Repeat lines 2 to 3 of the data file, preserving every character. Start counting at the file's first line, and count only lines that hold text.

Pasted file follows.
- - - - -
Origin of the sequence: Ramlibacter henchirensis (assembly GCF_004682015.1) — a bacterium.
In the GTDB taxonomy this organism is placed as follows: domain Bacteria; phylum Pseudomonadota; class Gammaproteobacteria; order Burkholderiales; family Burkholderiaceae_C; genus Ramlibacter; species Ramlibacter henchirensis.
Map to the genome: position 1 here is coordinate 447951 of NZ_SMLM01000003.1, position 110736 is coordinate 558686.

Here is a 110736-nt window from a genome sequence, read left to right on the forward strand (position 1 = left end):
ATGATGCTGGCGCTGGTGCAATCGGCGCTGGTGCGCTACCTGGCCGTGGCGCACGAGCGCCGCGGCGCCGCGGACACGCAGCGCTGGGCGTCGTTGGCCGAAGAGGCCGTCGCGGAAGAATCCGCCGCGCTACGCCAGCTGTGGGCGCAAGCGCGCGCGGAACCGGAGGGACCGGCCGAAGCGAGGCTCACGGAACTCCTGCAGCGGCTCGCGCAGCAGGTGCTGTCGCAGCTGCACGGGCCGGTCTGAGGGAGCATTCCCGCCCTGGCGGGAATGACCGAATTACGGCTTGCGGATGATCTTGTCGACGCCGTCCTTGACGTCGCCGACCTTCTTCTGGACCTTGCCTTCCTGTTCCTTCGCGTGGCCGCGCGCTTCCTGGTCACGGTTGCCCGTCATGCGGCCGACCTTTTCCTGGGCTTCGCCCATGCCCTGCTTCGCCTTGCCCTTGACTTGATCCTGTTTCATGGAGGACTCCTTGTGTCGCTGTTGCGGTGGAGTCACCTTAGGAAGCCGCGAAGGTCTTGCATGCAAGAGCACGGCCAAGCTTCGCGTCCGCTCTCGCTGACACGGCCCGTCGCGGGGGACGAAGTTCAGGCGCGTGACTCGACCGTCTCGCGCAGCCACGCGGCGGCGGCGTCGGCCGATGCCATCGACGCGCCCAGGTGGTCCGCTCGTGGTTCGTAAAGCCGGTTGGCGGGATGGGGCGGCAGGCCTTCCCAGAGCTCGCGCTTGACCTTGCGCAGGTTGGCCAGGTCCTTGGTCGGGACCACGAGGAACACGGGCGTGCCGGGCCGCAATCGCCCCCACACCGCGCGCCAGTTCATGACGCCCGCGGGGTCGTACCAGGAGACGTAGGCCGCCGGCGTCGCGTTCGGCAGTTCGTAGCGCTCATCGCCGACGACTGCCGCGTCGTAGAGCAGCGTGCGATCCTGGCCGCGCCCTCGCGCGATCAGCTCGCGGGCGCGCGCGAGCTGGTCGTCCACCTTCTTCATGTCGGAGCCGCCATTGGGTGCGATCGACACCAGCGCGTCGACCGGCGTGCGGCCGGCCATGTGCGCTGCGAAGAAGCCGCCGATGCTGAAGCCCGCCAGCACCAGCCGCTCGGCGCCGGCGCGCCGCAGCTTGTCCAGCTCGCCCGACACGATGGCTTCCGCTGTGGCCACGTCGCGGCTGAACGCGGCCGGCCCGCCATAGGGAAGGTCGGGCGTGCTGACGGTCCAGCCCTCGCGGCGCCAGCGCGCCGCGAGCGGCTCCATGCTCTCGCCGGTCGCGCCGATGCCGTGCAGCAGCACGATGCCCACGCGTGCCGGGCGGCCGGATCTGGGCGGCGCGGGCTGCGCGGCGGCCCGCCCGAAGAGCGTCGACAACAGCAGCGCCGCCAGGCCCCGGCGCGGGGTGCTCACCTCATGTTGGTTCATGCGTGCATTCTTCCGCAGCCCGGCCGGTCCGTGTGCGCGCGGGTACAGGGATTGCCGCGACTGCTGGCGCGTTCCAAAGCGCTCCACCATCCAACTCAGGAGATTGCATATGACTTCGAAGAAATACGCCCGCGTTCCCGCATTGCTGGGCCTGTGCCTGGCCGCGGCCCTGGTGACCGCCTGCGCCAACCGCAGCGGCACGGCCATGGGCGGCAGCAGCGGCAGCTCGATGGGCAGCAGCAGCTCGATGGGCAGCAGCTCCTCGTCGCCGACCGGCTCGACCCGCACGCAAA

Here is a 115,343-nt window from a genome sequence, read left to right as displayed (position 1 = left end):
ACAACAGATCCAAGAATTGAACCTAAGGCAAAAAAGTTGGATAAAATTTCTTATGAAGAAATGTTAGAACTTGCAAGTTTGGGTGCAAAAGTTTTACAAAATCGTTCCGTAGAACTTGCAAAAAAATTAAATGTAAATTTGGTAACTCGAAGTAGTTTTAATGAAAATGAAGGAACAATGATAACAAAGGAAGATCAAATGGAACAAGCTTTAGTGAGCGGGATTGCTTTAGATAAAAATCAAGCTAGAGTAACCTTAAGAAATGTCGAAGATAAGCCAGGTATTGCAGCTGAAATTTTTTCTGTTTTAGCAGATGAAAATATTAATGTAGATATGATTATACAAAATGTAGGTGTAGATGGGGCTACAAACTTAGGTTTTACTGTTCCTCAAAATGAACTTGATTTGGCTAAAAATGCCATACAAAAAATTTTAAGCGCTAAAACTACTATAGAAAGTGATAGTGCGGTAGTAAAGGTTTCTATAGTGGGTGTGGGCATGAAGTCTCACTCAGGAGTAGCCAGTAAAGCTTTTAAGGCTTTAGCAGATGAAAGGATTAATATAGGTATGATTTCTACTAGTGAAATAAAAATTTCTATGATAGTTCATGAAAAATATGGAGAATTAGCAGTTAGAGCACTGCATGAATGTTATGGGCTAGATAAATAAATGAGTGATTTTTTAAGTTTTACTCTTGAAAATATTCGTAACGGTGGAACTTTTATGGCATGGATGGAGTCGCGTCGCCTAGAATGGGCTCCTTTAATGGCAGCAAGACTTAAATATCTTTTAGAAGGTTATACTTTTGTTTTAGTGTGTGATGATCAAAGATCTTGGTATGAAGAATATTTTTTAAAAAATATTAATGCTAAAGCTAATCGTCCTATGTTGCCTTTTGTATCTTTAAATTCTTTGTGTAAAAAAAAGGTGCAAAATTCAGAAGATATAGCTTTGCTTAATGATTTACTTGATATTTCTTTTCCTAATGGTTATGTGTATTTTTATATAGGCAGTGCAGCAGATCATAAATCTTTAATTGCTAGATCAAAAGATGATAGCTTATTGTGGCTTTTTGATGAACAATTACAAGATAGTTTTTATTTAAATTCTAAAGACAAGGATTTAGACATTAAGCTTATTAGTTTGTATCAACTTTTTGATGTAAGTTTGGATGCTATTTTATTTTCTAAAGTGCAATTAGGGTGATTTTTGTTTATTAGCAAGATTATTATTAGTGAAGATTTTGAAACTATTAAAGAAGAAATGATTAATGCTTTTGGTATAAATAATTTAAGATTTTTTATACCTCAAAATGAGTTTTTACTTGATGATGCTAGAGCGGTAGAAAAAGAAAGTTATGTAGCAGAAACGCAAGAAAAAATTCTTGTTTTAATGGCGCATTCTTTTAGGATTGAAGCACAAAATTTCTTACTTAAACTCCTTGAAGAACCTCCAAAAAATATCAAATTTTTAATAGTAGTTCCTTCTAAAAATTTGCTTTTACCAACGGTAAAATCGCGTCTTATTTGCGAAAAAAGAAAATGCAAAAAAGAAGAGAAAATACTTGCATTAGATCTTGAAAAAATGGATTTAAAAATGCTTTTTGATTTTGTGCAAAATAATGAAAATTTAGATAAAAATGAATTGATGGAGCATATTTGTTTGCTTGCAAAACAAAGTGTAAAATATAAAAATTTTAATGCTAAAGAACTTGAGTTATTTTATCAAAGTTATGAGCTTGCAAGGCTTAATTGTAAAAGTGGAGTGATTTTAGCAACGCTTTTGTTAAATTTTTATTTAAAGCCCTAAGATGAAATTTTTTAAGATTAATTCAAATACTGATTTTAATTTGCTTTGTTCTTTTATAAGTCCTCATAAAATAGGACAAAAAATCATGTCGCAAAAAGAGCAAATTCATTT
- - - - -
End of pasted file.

In the GTDB taxonomy this organism is placed as follows: domain Bacteria; phylum Pseudomonadota; class Gammaproteobacteria; order Burkholderiales; family Burkholderiaceae_C; genus Ramlibacter; species Ramlibacter henchirensis.
Map to the genome: position 1 here is coordinate 447951 of NZ_SMLM01000003.1, position 110736 is coordinate 558686.